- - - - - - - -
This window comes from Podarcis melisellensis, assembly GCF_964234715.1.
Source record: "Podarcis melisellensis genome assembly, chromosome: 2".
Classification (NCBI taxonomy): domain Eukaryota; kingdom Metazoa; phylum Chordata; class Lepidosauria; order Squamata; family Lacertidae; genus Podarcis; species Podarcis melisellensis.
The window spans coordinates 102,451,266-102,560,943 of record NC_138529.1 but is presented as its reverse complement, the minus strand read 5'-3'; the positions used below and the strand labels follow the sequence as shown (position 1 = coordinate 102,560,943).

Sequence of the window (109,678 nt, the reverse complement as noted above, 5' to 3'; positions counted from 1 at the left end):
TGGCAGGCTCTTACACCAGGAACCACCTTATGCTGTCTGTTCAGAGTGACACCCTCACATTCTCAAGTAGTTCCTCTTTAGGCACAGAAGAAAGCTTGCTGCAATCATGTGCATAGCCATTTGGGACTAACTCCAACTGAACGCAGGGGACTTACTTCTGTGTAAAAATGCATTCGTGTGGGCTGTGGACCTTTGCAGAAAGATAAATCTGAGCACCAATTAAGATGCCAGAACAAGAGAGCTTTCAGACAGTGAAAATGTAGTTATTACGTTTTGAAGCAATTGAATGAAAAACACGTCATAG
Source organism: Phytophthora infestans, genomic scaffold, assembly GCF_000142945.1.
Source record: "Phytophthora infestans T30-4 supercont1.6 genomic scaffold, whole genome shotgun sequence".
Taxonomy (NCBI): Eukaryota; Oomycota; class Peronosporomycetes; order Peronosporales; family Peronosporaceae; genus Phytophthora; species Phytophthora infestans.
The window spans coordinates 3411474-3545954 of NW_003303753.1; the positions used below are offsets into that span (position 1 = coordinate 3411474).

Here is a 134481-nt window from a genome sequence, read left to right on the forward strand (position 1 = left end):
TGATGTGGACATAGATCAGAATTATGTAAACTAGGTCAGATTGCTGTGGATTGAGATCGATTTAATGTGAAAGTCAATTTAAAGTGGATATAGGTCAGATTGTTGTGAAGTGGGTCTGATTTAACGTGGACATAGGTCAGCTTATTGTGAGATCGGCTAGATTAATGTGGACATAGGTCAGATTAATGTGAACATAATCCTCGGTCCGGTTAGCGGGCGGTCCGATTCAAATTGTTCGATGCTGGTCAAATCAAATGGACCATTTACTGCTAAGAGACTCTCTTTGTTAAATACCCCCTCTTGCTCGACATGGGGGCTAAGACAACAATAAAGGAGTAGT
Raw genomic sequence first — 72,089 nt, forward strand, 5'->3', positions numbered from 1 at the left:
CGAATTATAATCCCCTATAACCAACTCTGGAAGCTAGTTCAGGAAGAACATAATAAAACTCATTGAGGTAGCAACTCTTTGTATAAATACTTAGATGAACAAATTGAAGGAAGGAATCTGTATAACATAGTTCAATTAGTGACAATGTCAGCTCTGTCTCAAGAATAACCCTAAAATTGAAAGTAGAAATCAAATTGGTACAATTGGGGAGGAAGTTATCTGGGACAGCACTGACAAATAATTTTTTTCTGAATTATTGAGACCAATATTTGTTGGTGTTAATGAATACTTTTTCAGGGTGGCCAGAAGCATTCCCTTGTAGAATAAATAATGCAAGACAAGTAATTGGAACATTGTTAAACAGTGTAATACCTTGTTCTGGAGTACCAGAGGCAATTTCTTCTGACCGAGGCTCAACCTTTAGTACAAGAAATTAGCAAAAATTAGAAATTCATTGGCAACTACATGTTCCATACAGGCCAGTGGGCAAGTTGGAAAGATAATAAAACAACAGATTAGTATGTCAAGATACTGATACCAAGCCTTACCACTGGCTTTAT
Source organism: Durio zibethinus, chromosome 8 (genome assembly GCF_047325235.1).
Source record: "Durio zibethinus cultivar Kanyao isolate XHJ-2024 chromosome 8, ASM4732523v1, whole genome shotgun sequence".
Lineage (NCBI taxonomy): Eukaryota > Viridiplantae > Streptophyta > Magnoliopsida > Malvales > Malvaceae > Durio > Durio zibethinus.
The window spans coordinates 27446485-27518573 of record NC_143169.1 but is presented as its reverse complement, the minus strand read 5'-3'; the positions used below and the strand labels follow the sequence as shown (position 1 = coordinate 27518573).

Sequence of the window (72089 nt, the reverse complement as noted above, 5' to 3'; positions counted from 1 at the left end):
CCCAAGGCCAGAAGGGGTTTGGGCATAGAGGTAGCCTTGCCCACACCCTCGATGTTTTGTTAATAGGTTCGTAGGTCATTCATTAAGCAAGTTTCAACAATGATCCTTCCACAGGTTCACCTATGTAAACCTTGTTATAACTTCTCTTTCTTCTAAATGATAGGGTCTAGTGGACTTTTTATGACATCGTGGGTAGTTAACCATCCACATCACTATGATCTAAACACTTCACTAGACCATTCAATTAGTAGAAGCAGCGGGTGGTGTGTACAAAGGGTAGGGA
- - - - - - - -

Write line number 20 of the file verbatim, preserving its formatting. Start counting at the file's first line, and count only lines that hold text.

CCCAAGGCCAGAAGGGGTTTGGGCATAGAGGTAGCCTTGCCCACACCCTCGATGTTTTGTTAATAGGTTCGTAGGTCATTCATTAAGCAAGTTTCAACAATGATCCTTCCACAGGTTCACCTATGTAAACCTTGTTATAACTTCTCTTTCTTCTAAATGATAGGGTCTAGTGGACTTTTTATGACATCGTGGGTAGTTAACCATCCACATCACTATGATCTAAACACTTCACTAGACCATTCAATTAGTAGAAGCAGCGGGTGGTGTGTACAAAGGGTAGGGA